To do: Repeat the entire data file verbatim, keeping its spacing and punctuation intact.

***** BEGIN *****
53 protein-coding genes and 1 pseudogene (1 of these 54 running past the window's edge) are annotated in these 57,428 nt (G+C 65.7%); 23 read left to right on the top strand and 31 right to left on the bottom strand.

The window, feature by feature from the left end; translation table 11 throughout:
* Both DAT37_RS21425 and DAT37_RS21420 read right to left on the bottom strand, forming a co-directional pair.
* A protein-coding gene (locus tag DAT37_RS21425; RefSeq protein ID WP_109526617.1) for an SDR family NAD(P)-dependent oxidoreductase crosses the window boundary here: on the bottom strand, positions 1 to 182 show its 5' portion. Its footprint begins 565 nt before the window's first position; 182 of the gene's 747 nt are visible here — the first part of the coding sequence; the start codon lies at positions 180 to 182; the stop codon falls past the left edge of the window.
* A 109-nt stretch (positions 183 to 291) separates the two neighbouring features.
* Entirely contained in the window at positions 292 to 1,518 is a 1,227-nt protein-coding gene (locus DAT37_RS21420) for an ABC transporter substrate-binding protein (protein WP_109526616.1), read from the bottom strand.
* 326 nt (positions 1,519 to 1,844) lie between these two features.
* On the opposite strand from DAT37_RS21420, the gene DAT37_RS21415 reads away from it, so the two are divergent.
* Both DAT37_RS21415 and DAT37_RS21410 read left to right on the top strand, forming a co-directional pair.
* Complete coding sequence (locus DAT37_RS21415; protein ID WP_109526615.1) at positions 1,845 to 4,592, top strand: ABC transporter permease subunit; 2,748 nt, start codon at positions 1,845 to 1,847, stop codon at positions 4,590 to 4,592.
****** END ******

53 protein-coding genes and 1 pseudogene (1 of these 54 running past the window's edge) are annotated in these 57,428 nt (G+C 65.7%); 23 read left to right on the top strand and 31 right to left on the bottom strand.

The window, feature by feature from the left end; translation table 11 throughout:
* Both DAT37_RS21425 and DAT37_RS21420 read right to left on the bottom strand, forming a co-directional pair.
* A protein-coding gene (locus tag DAT37_RS21425; RefSeq protein ID WP_109526617.1) for an SDR family NAD(P)-dependent oxidoreductase crosses the window boundary here: on the bottom strand, positions 1 to 182 show its 5' portion. Its footprint begins 565 nt before the window's first position; 182 of the gene's 747 nt are visible here — the first part of the coding sequence; the start codon lies at positions 180 to 182; the stop codon falls past the left edge of the window.
* A 109-nt stretch (positions 183 to 291) separates the two neighbouring features.
* Entirely contained in the window at positions 292 to 1,518 is a 1,227-nt protein-coding gene (locus DAT37_RS21420) for an ABC transporter substrate-binding protein (protein WP_109526616.1), read from the bottom strand.
* 326 nt (positions 1,519 to 1,844) lie between these two features.
* On the opposite strand from DAT37_RS21420, the gene DAT37_RS21415 reads away from it, so the two are divergent.
* Both DAT37_RS21415 and DAT37_RS21410 read left to right on the top strand, forming a co-directional pair.
* Complete coding sequence (locus DAT37_RS21415; protein ID WP_109526615.1) at positions 1,845 to 4,592, top strand: ABC transporter permease subunit; 2,748 nt, start codon at positions 1,845 to 1,847, stop codon at positions 4,590 to 4,592.